Google to remove Android apps with misleading names and graphics from the Play Store

Google has announced new guidelines for Play Store apps, and in accordance with these, apps will no longer be able to carry titles or preview material that distorts its intent or use.

(Image: Unsplash / Daniel Romero)


  • The new Play Store guidelines were announced by Google.
  • The policies will protect Play Store users from apps that distort information.
  • The updated policies will ban any applications that violate protocols in the future.

Google has announced new guidelines for the presence of Android applications on its Play Store. The new policies aim to remove any misleading information transmitted through a list of apps to users of the Play Store.

Upcoming policy changes focus on information associated with an application, including the title of the application, its icon, and the name of the developer. The guidelines identify them as the “most important discovery items” for apps on the Play Store.

New guidelines for Play Store app titles

Starting with the titles of the applications, Google clarifies that it will not allow certain indications of ranking and promotions on the names of the application in the future. This includes the common practice of identifying an app as “# 1 in the Play Store” or “best app” or even promotional metrics such as “free” or “sell”.

Additionally, Play Store apps will not be allowed to contain misleading elements in the title. An example of this can be understood as applications displaying “download now” in the title. The use of CAPS, irrelevant special characters or emojis will also be prohibited unless the actual name of the app requires it, such as PUBG’s. Google will also limit the length of app titles to 30 characters.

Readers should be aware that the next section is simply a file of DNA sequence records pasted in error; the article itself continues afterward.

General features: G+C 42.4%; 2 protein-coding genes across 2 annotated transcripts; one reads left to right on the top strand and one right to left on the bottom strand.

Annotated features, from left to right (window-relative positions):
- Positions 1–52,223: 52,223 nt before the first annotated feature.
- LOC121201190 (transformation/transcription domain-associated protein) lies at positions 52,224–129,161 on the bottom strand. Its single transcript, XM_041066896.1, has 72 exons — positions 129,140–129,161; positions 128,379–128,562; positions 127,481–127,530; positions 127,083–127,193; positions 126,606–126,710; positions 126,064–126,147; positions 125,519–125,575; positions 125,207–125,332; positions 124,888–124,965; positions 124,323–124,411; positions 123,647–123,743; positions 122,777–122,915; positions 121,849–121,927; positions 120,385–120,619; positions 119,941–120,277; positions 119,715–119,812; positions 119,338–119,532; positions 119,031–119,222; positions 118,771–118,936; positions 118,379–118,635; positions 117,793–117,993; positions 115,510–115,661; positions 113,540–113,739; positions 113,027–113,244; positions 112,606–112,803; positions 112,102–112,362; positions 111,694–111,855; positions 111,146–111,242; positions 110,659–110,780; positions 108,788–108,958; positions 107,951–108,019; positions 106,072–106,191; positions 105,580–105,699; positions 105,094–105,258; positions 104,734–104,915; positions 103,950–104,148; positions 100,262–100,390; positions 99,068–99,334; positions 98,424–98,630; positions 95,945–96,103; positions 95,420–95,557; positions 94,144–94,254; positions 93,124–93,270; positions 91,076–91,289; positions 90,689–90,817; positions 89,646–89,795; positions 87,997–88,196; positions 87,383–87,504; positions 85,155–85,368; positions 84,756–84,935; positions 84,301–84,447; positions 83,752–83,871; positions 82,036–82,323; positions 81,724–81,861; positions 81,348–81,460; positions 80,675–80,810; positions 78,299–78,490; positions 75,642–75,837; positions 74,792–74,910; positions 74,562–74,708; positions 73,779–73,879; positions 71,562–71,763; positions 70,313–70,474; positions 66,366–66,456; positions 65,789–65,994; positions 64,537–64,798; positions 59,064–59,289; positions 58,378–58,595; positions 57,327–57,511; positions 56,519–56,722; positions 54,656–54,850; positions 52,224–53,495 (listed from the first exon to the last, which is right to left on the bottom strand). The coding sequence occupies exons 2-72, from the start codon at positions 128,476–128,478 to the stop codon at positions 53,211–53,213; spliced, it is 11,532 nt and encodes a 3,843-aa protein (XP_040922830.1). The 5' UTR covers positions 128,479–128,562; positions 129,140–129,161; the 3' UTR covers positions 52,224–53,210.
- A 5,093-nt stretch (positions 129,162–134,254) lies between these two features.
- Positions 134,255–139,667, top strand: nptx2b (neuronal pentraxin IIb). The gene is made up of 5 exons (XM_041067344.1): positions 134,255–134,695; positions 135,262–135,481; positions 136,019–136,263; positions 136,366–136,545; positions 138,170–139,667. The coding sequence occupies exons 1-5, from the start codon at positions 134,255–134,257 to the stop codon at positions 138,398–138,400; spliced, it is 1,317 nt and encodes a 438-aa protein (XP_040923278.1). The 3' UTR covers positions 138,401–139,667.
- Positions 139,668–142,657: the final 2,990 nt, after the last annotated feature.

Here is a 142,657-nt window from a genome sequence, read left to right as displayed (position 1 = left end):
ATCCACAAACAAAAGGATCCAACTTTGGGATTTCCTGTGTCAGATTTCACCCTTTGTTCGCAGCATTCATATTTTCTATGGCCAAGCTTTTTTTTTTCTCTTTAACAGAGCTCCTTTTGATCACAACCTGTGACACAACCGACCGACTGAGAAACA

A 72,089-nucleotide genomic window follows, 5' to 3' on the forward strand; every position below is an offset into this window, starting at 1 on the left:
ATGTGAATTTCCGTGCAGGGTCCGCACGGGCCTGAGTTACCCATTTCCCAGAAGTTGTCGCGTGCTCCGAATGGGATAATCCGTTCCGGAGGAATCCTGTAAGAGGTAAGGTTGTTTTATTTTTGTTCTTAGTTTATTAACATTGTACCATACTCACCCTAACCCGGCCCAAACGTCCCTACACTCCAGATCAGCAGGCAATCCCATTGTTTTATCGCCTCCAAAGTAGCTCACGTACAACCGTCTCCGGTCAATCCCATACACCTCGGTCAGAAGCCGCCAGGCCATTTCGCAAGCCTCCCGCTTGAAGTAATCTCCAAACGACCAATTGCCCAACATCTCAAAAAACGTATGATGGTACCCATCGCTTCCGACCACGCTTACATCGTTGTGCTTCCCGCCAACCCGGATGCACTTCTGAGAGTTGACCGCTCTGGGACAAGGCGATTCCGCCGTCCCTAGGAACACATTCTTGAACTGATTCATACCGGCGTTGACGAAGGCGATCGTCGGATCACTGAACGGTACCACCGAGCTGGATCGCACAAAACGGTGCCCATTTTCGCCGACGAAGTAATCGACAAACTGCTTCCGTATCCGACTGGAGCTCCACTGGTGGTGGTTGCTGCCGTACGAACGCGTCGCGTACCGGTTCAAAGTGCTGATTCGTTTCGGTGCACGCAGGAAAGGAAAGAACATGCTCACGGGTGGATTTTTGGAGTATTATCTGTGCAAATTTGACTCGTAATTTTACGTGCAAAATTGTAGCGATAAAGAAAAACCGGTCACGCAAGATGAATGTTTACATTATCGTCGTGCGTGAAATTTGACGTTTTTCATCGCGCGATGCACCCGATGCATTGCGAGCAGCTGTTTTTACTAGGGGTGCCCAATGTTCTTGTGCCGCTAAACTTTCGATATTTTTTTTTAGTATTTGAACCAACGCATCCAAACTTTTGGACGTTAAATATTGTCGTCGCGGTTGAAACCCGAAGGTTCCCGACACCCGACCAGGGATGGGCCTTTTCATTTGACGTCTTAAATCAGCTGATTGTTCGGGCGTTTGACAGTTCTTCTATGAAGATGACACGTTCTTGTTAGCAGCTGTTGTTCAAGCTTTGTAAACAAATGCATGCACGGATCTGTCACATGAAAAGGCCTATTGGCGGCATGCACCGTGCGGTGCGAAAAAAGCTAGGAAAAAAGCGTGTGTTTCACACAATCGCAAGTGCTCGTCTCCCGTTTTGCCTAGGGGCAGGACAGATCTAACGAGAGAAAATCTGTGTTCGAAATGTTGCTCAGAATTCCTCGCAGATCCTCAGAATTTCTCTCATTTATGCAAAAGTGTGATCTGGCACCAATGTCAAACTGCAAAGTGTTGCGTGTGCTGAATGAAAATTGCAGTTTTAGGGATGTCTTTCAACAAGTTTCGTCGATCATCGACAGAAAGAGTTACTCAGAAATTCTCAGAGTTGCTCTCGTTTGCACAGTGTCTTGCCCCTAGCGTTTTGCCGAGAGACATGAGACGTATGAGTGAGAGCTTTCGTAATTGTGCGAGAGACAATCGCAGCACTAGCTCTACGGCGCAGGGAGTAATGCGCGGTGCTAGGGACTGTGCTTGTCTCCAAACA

Monitoring preview items

Some apps from the Play Store may be seen with deceptive preview elements, which are, in fact, meant to provide an accurate description of the app and its functionality. These preview items include screenshots, trailers, and more information about the app provided on the app page on the Play Store.

Under its new guidelines, Google says it will crack down on apps that don’t follow those protocols.

Violations may include the depiction of performance indicators or promotional words such as “free” or “sale” in preview material. This will also apply to the misrepresentation of the application or its functions as well as the lack of information provided through these assets. Google will also check whether these preview items are localized correctly and are easy to read or not.

Any application that does not comply with these guidelines will be excluded for “promotion and recommendation on the main Google Play surfaces” from the second half of 2021. In short, these applications will no longer be authorized to exist on the Google Play Store in the near future. Google will provide more updates on these guidelines at a later date.

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Keith Johnson

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